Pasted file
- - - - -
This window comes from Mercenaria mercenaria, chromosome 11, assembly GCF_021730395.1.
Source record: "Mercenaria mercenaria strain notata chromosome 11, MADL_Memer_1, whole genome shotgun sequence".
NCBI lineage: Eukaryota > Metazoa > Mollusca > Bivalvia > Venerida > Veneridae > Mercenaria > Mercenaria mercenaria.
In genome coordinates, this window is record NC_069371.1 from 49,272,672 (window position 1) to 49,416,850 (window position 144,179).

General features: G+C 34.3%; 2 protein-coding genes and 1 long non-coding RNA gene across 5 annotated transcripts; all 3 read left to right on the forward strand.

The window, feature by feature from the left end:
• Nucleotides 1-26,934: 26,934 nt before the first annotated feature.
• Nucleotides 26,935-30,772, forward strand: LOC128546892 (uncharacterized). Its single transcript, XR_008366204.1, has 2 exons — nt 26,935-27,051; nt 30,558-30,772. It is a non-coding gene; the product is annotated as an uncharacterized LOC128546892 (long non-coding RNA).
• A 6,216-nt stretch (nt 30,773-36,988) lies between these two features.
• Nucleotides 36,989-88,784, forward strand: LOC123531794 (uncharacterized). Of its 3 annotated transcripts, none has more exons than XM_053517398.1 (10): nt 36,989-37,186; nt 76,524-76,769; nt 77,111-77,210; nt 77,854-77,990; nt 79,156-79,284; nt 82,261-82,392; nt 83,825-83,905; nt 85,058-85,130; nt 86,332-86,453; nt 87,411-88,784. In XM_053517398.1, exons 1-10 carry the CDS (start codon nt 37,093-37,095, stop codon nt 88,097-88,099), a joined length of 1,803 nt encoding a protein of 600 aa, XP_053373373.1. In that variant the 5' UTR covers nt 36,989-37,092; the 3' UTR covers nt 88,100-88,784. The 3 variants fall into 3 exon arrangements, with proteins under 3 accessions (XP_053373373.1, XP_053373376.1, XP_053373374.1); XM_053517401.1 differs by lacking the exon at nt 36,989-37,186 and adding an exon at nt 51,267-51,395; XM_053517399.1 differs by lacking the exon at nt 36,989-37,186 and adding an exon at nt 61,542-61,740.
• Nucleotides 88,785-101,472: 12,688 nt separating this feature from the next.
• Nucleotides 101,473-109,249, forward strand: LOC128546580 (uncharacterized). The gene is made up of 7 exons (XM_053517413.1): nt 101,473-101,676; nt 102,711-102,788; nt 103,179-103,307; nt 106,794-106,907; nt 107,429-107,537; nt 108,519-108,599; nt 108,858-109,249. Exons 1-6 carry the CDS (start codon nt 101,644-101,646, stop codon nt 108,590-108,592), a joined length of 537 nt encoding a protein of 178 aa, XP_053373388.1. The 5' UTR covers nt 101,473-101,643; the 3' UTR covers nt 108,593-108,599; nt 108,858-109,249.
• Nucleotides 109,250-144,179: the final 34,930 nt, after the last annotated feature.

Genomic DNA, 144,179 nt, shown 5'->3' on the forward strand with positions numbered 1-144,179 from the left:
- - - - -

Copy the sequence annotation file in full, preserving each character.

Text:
This window comes from Mercenaria mercenaria, chromosome 11, assembly GCF_021730395.1.
Source record: "Mercenaria mercenaria strain notata chromosome 11, MADL_Memer_1, whole genome shotgun sequence".
NCBI lineage: Eukaryota > Metazoa > Mollusca > Bivalvia > Venerida > Veneridae > Mercenaria > Mercenaria mercenaria.
In genome coordinates, this window is record NC_069371.1 from 49,272,672 (window position 1) to 49,416,850 (window position 144,179).

General features: G+C 34.3%; 2 protein-coding genes and 1 long non-coding RNA gene across 5 annotated transcripts; all 3 read left to right on the forward strand.

The window, feature by feature from the left end:
• Nucleotides 1-26,934: 26,934 nt before the first annotated feature.
• Nucleotides 26,935-30,772, forward strand: LOC128546892 (uncharacterized). Its single transcript, XR_008366204.1, has 2 exons — nt 26,935-27,051; nt 30,558-30,772. It is a non-coding gene; the product is annotated as an uncharacterized LOC128546892 (long non-coding RNA).
• A 6,216-nt stretch (nt 30,773-36,988) lies between these two features.
• Nucleotides 36,989-88,784, forward strand: LOC123531794 (uncharacterized). Of its 3 annotated transcripts, none has more exons than XM_053517398.1 (10): nt 36,989-37,186; nt 76,524-76,769; nt 77,111-77,210; nt 77,854-77,990; nt 79,156-79,284; nt 82,261-82,392; nt 83,825-83,905; nt 85,058-85,130; nt 86,332-86,453; nt 87,411-88,784. In XM_053517398.1, exons 1-10 carry the CDS (start codon nt 37,093-37,095, stop codon nt 88,097-88,099), a joined length of 1,803 nt encoding a protein of 600 aa, XP_053373373.1. In that variant the 5' UTR covers nt 36,989-37,092; the 3' UTR covers nt 88,100-88,784. The 3 variants fall into 3 exon arrangements, with proteins under 3 accessions (XP_053373373.1, XP_053373376.1, XP_053373374.1); XM_053517401.1 differs by lacking the exon at nt 36,989-37,186 and adding an exon at nt 51,267-51,395; XM_053517399.1 differs by lacking the exon at nt 36,989-37,186 and adding an exon at nt 61,542-61,740.
• Nucleotides 88,785-101,472: 12,688 nt separating this feature from the next.
• Nucleotides 101,473-109,249, forward strand: LOC128546580 (uncharacterized). The gene is made up of 7 exons (XM_053517413.1): nt 101,473-101,676; nt 102,711-102,788; nt 103,179-103,307; nt 106,794-106,907; nt 107,429-107,537; nt 108,519-108,599; nt 108,858-109,249. Exons 1-6 carry the CDS (start codon nt 101,644-101,646, stop codon nt 108,590-108,592), a joined length of 537 nt encoding a protein of 178 aa, XP_053373388.1. The 5' UTR covers nt 101,473-101,643; the 3' UTR covers nt 108,593-108,599; nt 108,858-109,249.
• Nucleotides 109,250-144,179: the final 34,930 nt, after the last annotated feature.

Genomic DNA, 144,179 nt, shown 5'->3' on the forward strand with positions numbered 1-144,179 from the left: